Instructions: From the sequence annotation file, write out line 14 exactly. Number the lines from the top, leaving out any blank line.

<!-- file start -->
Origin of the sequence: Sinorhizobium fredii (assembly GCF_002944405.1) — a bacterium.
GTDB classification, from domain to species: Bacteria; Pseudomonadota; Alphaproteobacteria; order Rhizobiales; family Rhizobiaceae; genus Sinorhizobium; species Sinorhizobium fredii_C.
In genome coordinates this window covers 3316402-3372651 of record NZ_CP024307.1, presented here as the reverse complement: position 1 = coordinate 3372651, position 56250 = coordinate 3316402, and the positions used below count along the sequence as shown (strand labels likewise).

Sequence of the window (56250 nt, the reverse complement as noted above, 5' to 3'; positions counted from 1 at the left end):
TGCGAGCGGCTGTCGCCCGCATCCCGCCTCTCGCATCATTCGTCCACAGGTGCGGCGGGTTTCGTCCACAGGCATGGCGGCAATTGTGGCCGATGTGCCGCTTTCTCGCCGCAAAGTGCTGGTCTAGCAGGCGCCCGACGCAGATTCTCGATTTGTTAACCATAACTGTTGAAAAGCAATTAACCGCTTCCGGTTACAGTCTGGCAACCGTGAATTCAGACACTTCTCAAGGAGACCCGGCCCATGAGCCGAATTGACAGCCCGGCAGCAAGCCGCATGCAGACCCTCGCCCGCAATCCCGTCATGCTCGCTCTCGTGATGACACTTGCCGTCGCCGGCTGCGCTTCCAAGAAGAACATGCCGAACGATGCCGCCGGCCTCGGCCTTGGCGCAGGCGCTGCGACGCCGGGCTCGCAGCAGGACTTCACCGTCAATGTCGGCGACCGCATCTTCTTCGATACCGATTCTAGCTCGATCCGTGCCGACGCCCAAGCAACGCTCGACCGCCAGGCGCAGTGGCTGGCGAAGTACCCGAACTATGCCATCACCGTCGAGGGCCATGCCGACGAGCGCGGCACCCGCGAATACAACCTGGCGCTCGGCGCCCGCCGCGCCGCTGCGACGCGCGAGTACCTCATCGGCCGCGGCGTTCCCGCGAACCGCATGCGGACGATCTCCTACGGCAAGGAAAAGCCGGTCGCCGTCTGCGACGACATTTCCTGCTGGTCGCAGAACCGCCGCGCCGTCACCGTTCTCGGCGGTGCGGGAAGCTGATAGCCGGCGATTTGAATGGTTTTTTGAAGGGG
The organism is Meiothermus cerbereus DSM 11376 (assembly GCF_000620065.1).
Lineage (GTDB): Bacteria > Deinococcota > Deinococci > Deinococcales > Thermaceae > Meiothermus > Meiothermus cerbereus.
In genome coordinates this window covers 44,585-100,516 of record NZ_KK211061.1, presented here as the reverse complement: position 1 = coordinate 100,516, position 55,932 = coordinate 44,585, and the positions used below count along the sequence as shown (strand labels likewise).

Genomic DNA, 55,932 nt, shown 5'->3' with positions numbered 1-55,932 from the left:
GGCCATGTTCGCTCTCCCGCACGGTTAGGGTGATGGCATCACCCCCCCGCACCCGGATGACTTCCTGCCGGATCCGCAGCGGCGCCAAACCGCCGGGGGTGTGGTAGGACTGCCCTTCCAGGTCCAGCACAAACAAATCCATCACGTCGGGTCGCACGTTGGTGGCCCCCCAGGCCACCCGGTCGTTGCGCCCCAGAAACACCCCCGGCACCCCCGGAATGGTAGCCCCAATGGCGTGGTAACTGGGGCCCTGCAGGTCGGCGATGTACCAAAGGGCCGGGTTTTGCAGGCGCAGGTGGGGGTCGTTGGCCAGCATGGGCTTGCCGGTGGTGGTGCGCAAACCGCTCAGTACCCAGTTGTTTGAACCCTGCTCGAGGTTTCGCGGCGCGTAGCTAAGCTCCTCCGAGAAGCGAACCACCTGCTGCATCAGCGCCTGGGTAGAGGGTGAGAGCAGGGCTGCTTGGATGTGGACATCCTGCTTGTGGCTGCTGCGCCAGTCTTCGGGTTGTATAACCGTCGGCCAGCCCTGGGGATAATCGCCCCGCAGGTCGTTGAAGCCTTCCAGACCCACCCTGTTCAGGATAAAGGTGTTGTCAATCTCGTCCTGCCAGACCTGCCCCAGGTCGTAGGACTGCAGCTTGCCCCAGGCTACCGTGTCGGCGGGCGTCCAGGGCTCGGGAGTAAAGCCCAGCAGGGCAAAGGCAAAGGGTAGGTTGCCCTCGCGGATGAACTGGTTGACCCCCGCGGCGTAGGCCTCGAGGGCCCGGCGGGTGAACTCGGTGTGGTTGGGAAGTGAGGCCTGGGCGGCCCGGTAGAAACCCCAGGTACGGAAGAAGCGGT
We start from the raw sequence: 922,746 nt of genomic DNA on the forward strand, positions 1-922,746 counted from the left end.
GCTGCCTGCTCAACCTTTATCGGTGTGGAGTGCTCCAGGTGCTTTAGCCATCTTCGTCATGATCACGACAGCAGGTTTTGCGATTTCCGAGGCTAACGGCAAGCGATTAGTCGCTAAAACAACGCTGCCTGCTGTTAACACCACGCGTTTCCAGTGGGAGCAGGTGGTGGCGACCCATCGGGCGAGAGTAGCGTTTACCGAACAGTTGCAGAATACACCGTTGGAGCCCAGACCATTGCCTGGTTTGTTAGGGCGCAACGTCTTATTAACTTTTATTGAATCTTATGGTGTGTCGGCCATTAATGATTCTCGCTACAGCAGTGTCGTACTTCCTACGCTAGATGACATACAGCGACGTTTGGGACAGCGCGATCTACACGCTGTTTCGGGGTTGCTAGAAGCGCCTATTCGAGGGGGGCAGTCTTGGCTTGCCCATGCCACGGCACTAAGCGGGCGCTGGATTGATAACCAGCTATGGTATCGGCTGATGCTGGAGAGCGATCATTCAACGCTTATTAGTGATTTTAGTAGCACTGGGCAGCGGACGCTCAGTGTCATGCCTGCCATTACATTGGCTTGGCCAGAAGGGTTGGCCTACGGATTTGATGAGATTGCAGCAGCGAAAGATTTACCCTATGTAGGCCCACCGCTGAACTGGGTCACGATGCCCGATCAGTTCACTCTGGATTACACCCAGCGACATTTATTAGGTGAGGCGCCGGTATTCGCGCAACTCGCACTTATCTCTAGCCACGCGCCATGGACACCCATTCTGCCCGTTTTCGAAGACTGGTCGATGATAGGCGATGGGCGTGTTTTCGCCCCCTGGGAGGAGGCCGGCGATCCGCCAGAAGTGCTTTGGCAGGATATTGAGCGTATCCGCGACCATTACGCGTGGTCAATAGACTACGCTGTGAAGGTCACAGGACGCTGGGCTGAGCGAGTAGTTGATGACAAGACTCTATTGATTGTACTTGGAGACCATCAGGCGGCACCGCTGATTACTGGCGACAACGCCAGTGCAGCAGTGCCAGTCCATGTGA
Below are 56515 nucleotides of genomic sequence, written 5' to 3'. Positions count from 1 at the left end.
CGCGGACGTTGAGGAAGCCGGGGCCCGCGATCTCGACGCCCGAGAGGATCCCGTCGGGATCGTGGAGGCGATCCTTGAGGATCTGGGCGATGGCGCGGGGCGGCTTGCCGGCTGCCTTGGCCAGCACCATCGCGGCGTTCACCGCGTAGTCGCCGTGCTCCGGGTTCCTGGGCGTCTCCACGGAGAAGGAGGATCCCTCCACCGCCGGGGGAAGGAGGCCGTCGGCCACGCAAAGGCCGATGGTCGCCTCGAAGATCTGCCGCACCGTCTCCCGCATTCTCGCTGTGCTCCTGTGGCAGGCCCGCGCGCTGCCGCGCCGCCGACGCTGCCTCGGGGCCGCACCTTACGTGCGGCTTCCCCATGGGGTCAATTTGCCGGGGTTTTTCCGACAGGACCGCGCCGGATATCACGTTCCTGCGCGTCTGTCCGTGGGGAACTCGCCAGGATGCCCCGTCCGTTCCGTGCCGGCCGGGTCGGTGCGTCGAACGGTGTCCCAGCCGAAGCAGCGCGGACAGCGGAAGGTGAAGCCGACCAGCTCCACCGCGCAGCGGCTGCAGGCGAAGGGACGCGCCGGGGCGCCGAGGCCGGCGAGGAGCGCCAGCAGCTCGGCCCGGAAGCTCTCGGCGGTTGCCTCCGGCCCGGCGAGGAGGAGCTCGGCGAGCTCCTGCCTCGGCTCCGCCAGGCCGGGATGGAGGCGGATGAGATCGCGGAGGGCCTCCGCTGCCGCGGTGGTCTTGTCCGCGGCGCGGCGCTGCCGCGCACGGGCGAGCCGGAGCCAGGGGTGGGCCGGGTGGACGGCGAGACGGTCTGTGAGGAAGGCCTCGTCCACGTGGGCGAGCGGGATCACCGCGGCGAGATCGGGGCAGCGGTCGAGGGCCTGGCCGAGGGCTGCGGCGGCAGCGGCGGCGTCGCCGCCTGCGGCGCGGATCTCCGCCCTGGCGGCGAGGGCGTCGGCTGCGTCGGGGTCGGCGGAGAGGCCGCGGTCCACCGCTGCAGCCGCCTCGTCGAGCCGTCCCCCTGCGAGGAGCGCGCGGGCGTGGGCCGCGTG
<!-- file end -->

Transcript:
CGCGGACGTTGAGGAAGCCGGGGCCCGCGATCTCGACGCCCGAGAGGATCCCGTCGGGATCGTGGAGGCGATCCTTGAGGATCTGGGCGATGGCGCGGGGCGGCTTGCCGGCTGCCTTGGCCAGCACCATCGCGGCGTTCACCGCGTAGTCGCCGTGCTCCGGGTTCCTGGGCGTCTCCACGGAGAAGGAGGATCCCTCCACCGCCGGGGGAAGGAGGCCGTCGGCCACGCAAAGGCCGATGGTCGCCTCGAAGATCTGCCGCACCGTCTCCCGCATTCTCGCTGTGCTCCTGTGGCAGGCCCGCGCGCTGCCGCGCCGCCGACGCTGCCTCGGGGCCGCACCTTACGTGCGGCTTCCCCATGGGGTCAATTTGCCGGGGTTTTTCCGACAGGACCGCGCCGGATATCACGTTCCTGCGCGTCTGTCCGTGGGGAACTCGCCAGGATGCCCCGTCCGTTCCGTGCCGGCCGGGTCGGTGCGTCGAACGGTGTCCCAGCCGAAGCAGCGCGGACAGCGGAAGGTGAAGCCGACCAGCTCCACCGCGCAGCGGCTGCAGGCGAAGGGACGCGCCGGGGCGCCGAGGCCGGCGAGGAGCGCCAGCAGCTCGGCCCGGAAGCTCTCGGCGGTTGCCTCCGGCCCGGCGAGGAGGAGCTCGGCGAGCTCCTGCCTCGGCTCCGCCAGGCCGGGATGGAGGCGGATGAGATCGCGGAGGGCCTCCGCTGCCGCGGTGGTCTTGTCCGCGGCGCGGCGCTGCCGCGCACGGGCGAGCCGGAGCCAGGGGTGGGCCGGGTGGACGGCGAGACGGTCTGTGAGGAAGGCCTCGTCCACGTGGGCGAGCGGGATCACCGCGGCGAGATCGGGGCAGCGGTCGAGGGCCTGGCCGAGGGCTGCGGCGGCAGCGGCGGCGTCGCCGCCTGCGGCGCGGATCTCCGCCCTGGCGGCGAGGGCGTCGGCTGCGTCGGGGTCGGCGGAGAGGCCGCGGTCCACCGCTGCAGCCGCCTCGTCGAGCCGTCCCCCTGCGAGGAGCGCGCGGGCGTGGGCCGCGTG